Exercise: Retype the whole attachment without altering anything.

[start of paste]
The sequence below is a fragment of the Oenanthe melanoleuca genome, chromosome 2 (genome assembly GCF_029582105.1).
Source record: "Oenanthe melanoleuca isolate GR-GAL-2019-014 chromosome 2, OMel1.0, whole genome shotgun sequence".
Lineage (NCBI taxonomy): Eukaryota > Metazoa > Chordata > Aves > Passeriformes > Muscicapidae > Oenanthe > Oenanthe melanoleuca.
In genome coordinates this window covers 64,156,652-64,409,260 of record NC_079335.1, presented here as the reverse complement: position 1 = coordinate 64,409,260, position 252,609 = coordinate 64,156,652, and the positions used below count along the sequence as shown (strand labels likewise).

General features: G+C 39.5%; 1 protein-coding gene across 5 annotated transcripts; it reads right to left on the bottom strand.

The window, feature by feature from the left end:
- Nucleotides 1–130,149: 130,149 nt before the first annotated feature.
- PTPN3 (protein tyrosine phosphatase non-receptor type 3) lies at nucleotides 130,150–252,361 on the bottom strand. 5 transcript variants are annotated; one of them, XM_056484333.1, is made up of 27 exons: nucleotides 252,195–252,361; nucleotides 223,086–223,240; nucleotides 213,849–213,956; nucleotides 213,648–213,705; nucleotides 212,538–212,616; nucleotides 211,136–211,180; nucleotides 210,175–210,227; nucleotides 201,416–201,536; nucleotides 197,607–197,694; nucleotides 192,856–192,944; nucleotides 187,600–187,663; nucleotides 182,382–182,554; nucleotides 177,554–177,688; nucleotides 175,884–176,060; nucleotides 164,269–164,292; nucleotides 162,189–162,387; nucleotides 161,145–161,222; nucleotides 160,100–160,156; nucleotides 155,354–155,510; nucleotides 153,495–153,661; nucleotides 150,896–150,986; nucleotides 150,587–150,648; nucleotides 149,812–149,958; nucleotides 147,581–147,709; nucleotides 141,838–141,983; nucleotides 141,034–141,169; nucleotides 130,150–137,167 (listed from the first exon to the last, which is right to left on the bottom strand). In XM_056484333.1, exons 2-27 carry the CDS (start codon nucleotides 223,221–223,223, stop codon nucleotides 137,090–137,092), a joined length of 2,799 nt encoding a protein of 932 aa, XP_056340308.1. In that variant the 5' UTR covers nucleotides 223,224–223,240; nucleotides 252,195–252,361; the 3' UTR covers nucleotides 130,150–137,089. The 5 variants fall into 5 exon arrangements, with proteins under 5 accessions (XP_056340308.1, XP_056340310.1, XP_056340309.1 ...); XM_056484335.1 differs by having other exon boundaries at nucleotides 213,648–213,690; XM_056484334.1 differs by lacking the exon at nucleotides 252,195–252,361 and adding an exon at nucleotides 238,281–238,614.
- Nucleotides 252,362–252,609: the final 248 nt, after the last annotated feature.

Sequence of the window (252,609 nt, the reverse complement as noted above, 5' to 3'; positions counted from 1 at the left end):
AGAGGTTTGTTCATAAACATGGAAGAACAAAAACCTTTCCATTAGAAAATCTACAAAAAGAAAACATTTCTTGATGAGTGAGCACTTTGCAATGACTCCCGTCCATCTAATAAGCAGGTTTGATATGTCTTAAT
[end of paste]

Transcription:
The sequence below is a fragment of the Oenanthe melanoleuca genome, chromosome 2 (genome assembly GCF_029582105.1).
Source record: "Oenanthe melanoleuca isolate GR-GAL-2019-014 chromosome 2, OMel1.0, whole genome shotgun sequence".
Lineage (NCBI taxonomy): Eukaryota > Metazoa > Chordata > Aves > Passeriformes > Muscicapidae > Oenanthe > Oenanthe melanoleuca.
In genome coordinates this window covers 64,156,652-64,409,260 of record NC_079335.1, presented here as the reverse complement: position 1 = coordinate 64,409,260, position 252,609 = coordinate 64,156,652, and the positions used below count along the sequence as shown (strand labels likewise).

General features: G+C 39.5%; 1 protein-coding gene across 5 annotated transcripts; it reads right to left on the bottom strand.

The window, feature by feature from the left end:
- Nucleotides 1–130,149: 130,149 nt before the first annotated feature.
- PTPN3 (protein tyrosine phosphatase non-receptor type 3) lies at nucleotides 130,150–252,361 on the bottom strand. 5 transcript variants are annotated; one of them, XM_056484333.1, is made up of 27 exons: nucleotides 252,195–252,361; nucleotides 223,086–223,240; nucleotides 213,849–213,956; nucleotides 213,648–213,705; nucleotides 212,538–212,616; nucleotides 211,136–211,180; nucleotides 210,175–210,227; nucleotides 201,416–201,536; nucleotides 197,607–197,694; nucleotides 192,856–192,944; nucleotides 187,600–187,663; nucleotides 182,382–182,554; nucleotides 177,554–177,688; nucleotides 175,884–176,060; nucleotides 164,269–164,292; nucleotides 162,189–162,387; nucleotides 161,145–161,222; nucleotides 160,100–160,156; nucleotides 155,354–155,510; nucleotides 153,495–153,661; nucleotides 150,896–150,986; nucleotides 150,587–150,648; nucleotides 149,812–149,958; nucleotides 147,581–147,709; nucleotides 141,838–141,983; nucleotides 141,034–141,169; nucleotides 130,150–137,167 (listed from the first exon to the last, which is right to left on the bottom strand). In XM_056484333.1, exons 2-27 carry the CDS (start codon nucleotides 223,221–223,223, stop codon nucleotides 137,090–137,092), a joined length of 2,799 nt encoding a protein of 932 aa, XP_056340308.1. In that variant the 5' UTR covers nucleotides 223,224–223,240; nucleotides 252,195–252,361; the 3' UTR covers nucleotides 130,150–137,089. The 5 variants fall into 5 exon arrangements, with proteins under 5 accessions (XP_056340308.1, XP_056340310.1, XP_056340309.1 ...); XM_056484335.1 differs by having other exon boundaries at nucleotides 213,648–213,690; XM_056484334.1 differs by lacking the exon at nucleotides 252,195–252,361 and adding an exon at nucleotides 238,281–238,614.
- Nucleotides 252,362–252,609: the final 248 nt, after the last annotated feature.

Sequence of the window (252,609 nt, the reverse complement as noted above, 5' to 3'; positions counted from 1 at the left end):
AGAGGTTTGTTCATAAACATGGAAGAACAAAAACCTTTCCATTAGAAAATCTACAAAAAGAAAACATTTCTTGATGAGTGAGCACTTTGCAATGACTCCCGTCCATCTAATAAGCAGGTTTGATATGTCTTAAT